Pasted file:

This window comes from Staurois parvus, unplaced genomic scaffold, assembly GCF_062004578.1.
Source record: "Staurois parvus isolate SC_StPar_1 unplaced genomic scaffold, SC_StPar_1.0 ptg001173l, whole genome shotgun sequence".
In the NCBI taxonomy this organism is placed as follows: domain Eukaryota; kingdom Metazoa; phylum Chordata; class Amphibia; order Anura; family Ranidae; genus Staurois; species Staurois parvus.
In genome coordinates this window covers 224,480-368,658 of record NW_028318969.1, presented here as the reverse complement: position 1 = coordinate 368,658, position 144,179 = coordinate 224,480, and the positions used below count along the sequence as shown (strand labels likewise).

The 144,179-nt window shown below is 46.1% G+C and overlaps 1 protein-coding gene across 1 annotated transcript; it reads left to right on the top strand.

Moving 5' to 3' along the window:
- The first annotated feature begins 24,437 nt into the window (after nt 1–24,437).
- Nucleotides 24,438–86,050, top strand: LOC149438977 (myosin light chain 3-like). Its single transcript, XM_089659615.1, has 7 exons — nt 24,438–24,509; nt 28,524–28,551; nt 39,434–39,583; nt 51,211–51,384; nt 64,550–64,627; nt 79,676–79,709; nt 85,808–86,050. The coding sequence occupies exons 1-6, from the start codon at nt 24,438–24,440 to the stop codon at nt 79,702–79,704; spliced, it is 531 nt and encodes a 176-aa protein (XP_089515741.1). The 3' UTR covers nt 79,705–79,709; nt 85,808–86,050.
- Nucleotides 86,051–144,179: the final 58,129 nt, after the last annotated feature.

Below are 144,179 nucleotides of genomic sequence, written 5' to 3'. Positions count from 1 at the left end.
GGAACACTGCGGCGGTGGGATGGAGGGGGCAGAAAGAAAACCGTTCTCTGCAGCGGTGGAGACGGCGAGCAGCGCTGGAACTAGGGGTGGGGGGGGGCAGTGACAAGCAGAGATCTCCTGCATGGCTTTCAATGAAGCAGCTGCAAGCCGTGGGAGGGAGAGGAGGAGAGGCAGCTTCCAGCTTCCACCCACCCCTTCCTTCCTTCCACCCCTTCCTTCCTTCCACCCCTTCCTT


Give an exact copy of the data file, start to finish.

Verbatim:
This window comes from Staurois parvus, unplaced genomic scaffold, assembly GCF_062004578.1.
Source record: "Staurois parvus isolate SC_StPar_1 unplaced genomic scaffold, SC_StPar_1.0 ptg001173l, whole genome shotgun sequence".
In the NCBI taxonomy this organism is placed as follows: domain Eukaryota; kingdom Metazoa; phylum Chordata; class Amphibia; order Anura; family Ranidae; genus Staurois; species Staurois parvus.
In genome coordinates this window covers 224,480-368,658 of record NW_028318969.1, presented here as the reverse complement: position 1 = coordinate 368,658, position 144,179 = coordinate 224,480, and the positions used below count along the sequence as shown (strand labels likewise).

The 144,179-nt window shown below is 46.1% G+C and overlaps 1 protein-coding gene across 1 annotated transcript; it reads left to right on the top strand.

Moving 5' to 3' along the window:
- The first annotated feature begins 24,437 nt into the window (after nt 1–24,437).
- Nucleotides 24,438–86,050, top strand: LOC149438977 (myosin light chain 3-like). Its single transcript, XM_089659615.1, has 7 exons — nt 24,438–24,509; nt 28,524–28,551; nt 39,434–39,583; nt 51,211–51,384; nt 64,550–64,627; nt 79,676–79,709; nt 85,808–86,050. The coding sequence occupies exons 1-6, from the start codon at nt 24,438–24,440 to the stop codon at nt 79,702–79,704; spliced, it is 531 nt and encodes a 176-aa protein (XP_089515741.1). The 3' UTR covers nt 79,705–79,709; nt 85,808–86,050.
- Nucleotides 86,051–144,179: the final 58,129 nt, after the last annotated feature.

Below are 144,179 nucleotides of genomic sequence, written 5' to 3'. Positions count from 1 at the left end.
GGAACACTGCGGCGGTGGGATGGAGGGGGCAGAAAGAAAACCGTTCTCTGCAGCGGTGGAGACGGCGAGCAGCGCTGGAACTAGGGGTGGGGGGGGGCAGTGACAAGCAGAGATCTCCTGCATGGCTTTCAATGAAGCAGCTGCAAGCCGTGGGAGGGAGAGGAGGAGAGGCAGCTTCCAGCTTCCACCCACCCCTTCCTTCCTTCCACCCCTTCCTTCCTTCCACCCCTTCCTT